This is one of the more interesting innovations in dentistry because we can now create a brighter smile without doing invasive procedures like crowns or veneers. Your teeth function in a fairly difficult environment: severe temperature changes, bacterial attack from the plaque and lots of strongly discolouring food substances which can leave their marks after many years of service. These yellowing food stains are called chromagens and if you drink tea, coffee, red wine and especially smoke, there are ample opportunities for these chomagens to be absorbed by the enamel.
These stains can now be removed by using oxidising gels like carbamide peroxide. This penetrates the enamel and oxidises the stains.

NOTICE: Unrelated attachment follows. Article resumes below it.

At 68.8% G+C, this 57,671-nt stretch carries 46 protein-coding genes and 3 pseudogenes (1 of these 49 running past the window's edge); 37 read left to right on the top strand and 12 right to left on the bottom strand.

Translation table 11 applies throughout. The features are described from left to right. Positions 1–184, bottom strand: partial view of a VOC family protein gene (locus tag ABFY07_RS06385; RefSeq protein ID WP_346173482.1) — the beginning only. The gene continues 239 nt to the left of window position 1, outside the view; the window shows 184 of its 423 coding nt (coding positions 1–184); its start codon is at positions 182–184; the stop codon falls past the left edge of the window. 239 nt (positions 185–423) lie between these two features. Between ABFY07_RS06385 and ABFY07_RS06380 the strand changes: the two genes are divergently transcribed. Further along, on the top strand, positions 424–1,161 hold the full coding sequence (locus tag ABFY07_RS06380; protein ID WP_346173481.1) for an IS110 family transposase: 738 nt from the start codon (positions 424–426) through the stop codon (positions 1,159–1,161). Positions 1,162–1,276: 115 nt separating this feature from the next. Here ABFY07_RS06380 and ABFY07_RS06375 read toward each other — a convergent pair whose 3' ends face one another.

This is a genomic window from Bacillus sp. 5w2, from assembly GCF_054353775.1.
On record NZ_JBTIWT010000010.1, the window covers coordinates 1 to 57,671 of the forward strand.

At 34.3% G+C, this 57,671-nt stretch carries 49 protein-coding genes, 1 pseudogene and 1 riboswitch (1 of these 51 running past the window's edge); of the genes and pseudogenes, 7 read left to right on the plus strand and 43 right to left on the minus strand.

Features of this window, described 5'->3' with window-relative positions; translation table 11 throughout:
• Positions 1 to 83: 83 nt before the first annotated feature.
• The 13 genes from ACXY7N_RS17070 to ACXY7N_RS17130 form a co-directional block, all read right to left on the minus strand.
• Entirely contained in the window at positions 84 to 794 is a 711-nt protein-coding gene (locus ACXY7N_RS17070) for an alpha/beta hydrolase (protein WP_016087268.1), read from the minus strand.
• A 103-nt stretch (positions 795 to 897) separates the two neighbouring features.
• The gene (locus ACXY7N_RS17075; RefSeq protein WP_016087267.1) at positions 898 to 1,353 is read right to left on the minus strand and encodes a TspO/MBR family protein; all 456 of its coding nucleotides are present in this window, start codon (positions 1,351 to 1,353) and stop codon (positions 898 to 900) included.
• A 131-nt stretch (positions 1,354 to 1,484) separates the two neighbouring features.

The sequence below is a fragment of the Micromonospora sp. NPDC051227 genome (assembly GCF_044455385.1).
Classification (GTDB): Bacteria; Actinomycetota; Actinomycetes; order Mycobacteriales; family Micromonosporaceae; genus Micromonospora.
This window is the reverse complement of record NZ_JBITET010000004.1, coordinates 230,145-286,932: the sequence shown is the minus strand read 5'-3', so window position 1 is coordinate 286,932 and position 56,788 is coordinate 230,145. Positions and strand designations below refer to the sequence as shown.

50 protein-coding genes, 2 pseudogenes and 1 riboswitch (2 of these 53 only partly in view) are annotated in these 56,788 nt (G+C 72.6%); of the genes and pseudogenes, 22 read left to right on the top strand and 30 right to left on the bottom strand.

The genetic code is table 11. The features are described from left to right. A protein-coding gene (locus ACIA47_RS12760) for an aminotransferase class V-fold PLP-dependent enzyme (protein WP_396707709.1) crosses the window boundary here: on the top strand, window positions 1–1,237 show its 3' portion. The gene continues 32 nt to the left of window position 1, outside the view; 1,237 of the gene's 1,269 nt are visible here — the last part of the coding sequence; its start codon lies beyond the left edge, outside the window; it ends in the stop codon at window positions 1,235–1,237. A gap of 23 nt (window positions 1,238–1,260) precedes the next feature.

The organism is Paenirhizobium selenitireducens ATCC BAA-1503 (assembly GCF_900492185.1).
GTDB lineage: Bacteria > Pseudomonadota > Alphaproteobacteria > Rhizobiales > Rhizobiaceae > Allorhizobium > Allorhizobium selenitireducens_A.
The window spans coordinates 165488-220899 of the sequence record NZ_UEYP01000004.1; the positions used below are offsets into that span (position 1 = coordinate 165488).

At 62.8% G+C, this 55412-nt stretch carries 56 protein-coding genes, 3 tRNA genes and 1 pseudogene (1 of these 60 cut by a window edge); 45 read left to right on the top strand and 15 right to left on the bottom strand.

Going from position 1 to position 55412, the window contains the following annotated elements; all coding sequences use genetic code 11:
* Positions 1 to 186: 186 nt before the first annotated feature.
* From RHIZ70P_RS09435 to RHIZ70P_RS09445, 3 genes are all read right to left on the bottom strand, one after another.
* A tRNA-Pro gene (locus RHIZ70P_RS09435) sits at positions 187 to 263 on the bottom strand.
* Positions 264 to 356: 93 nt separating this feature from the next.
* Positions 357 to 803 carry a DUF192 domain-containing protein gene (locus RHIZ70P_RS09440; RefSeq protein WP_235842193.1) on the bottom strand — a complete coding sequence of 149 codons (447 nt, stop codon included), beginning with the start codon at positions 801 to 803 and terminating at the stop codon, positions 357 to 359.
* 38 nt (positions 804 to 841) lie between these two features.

There are two different procedures possible for tooth whitening:
a.) Power bleaching: done during a prolonged session in the surgery with high concentration gels, activated even further by putting a light source very close to it. Due to the intensity of the chemicals and the dehydration of the teeth, the colour will move quicker than with the second method, although it should not be used in isolation. To get a longer lasting result you will still need to do home bleaching afterwards.
b.) Home bleaching uses milder concentration of the same carbamide peroxide and is used in an accurately fitting night guard. Think of what rugby player use to protect their teeth but then in a wafer thin variety. It is custom made to fit comfortably so you will notice little of it when you are wearing it. Before going to bed you will put tiny quantities of the gel into the night guard on the surfaces that will be in contact with the teeth. Put the night guard in and go to sleep. The advantage of night time bleaching is the fact that saliva flows are reduced and the gel does not get diluted as quickly as during day time bleaching.